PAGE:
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Do Apricot Seeds Go Bad (and How Do You Store Them)?

Whether you’re looking at growing apricot trees or eating the seeds (which is a controversial topic), it can be helpful to know when apricot seeds go bad. After all, you don’t want to spend time nurturing an apricot seed that won’t grow or bite into something rotten, moldy, or slimy. So, do apricot seeds go bad?

Apricot seeds can go bad if they aren’t cleaned and dried properly. If there’s moisture or pieces of fruit leftover, the seed can develop mold and rot. A good way to use apricot seeds is to dry them at the end of the season and start them 4 weeks before the last frost or sow directly at the start of spring.

There’s no single cut-off point at which point apricot seeds become unusable. Several variables contribute to the seed’s expiration date, meaning every seed will be useable for a different amount of time. The good news though, is that all of these variables are pretty easy to control, so you can take steps to make sure your seeds last for a long time. Let’s take a further look at how long apricot seeds might last, and how to store them

How Long Do Apricot Seeds Last?

Apricot fruit split open and apricot seeds

Apricot seeds can last up to 3 years, but they need to be properly processed and stored. Cleaning, drying, and keeping them in a dry, dark place will help them last longer. Reducing the amount of oxygen can also slow the spread of bacteria and mold, so ziplock bags or air-tight containers are good measures to take.

The way that you store seeds is going to have the biggest impact on when they turn rancid. Apricot seeds that are stored in an airtight container and in a cool, dark place are most resistant to spoiling. They also don’t react well to humidity, so maintaining a low humidity is a must.

In general, nuts and seeds that are exposed to air, heat, ultraviolet light, and moisture will degrade and turn rancid quicker.

What’s the Best Way to Store Apricot Seeds?

The best way to store your apricot seeds is in a fridge or a cellar. This will help keep them useable for as long as possible. The seeds will also stay fresher in an airtight container, so resealable bags are a great option. Vacuum sealing your seeds is an even better way to maintain freshness.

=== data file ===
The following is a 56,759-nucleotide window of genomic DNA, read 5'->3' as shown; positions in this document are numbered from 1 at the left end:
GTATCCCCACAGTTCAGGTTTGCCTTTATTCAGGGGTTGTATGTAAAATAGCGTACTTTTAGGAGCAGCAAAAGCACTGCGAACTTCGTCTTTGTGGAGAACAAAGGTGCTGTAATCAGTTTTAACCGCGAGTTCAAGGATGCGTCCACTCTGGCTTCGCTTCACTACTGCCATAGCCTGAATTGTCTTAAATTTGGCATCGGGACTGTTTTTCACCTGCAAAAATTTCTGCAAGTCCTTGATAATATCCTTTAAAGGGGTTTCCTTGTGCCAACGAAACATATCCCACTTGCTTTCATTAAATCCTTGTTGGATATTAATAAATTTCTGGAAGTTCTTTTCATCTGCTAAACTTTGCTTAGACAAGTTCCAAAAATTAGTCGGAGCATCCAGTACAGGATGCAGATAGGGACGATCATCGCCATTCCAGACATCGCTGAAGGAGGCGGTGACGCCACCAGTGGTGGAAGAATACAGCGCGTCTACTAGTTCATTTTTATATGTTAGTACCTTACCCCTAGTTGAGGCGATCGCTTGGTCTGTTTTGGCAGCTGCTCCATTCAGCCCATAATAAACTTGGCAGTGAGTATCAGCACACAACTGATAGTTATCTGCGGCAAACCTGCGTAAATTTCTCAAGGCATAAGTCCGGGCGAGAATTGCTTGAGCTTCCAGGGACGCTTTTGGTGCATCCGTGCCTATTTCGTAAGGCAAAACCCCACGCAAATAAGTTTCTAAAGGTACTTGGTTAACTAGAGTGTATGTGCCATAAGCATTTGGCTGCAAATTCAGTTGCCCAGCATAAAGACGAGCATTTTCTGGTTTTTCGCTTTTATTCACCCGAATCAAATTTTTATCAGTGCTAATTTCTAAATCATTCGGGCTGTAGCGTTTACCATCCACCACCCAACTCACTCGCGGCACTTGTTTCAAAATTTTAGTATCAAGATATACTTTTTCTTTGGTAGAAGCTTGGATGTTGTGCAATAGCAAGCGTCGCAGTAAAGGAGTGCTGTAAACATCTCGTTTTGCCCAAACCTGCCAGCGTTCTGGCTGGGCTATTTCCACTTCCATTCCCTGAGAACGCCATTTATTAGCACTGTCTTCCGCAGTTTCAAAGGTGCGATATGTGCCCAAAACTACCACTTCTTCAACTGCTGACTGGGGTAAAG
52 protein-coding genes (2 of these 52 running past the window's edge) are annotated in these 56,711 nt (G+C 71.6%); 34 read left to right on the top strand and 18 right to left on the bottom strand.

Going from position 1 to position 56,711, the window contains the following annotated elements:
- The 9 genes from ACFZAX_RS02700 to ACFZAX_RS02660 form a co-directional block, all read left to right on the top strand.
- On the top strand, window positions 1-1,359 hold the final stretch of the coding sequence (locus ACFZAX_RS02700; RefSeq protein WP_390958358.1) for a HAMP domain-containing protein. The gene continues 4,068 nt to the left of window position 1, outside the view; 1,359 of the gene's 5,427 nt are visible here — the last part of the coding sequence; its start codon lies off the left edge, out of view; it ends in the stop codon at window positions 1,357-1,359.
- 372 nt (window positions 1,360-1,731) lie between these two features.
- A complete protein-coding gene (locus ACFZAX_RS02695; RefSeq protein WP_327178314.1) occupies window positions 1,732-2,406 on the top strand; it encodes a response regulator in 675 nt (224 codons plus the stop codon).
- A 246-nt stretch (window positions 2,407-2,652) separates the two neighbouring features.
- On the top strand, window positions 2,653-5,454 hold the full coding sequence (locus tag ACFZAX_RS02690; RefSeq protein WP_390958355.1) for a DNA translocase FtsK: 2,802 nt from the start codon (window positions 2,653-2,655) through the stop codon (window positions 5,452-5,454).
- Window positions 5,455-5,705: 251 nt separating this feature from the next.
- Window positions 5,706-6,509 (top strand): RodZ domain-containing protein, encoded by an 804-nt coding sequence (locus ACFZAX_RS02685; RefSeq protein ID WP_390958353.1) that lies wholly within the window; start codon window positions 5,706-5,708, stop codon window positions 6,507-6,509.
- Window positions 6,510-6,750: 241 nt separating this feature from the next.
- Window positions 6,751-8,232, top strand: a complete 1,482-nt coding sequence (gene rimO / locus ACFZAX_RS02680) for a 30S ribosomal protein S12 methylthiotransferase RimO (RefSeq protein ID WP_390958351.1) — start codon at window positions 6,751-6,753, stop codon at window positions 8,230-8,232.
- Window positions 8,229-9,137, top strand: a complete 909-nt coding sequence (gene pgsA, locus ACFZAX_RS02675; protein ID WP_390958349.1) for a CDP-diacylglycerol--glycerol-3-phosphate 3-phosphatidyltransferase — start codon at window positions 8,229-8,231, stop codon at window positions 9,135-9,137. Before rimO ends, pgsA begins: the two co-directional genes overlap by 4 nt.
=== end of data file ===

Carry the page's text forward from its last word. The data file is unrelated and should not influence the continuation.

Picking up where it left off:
Once you gently clean your apricot seeds with water and remove the fruit, you can leave them on a paper towel on the kitchen counter for 24-48 hours. If you have a low level of humidity, they should dry out fairly quickly. Placing them in the back of a refrigerator also works well to dry them out.

You might also consider freezing your seeds, although it isn’t strictly necessary for apricot seeds. Some seeds are resistant to extreme temperatures at either end of the spectrum, so freezing your seeds will always be a risk. However, provided they are still useable after the freezing process, they will last much longer.

Other good places to store apricot seeds include keeping them in a container in the back of the pantry or garage (depending on the garage’s humidity levels). Remember that the drier they are, the fewer chances bacteria and mold can take hold. But how do you know if your apricot seeds have gone bad?

How Do You Know if Seeds Have Gone Bad?

The two methods to know if your seeds have gone bad or not is with a water or germination test. For the water test, place your seeds in a pot of water. In 10-15 minutes, see if they sink or float. If they sink, they’re still good. The germination test is done by placing your seeds in a damp paper towel for 5-10 days.

The reason why the water test can work is that when seeds go bad, they start producing gas as a byproduct, and hold some of it inside. This is what makes them float. Even though this can work with apricot seeds, this is not the case for all seeds and, generally, can be somewhat of an unreliable method.

On the other hand, the germination test is a much more reliable method as the seed can’t germinate if it’s gone bad. To start the germination test, put several seeds in a damp paper towel and then place it inside a ziplock bag. Store in a cool, dark place.

With this method, most seeds germinate after 5 days, while others take 10+ days. A good rule is to check your seeds daily for germination or mold. But be careful not to disturb the seed as if it’s germinated, the root can be woven throughout the paper towel and can break when unfolded.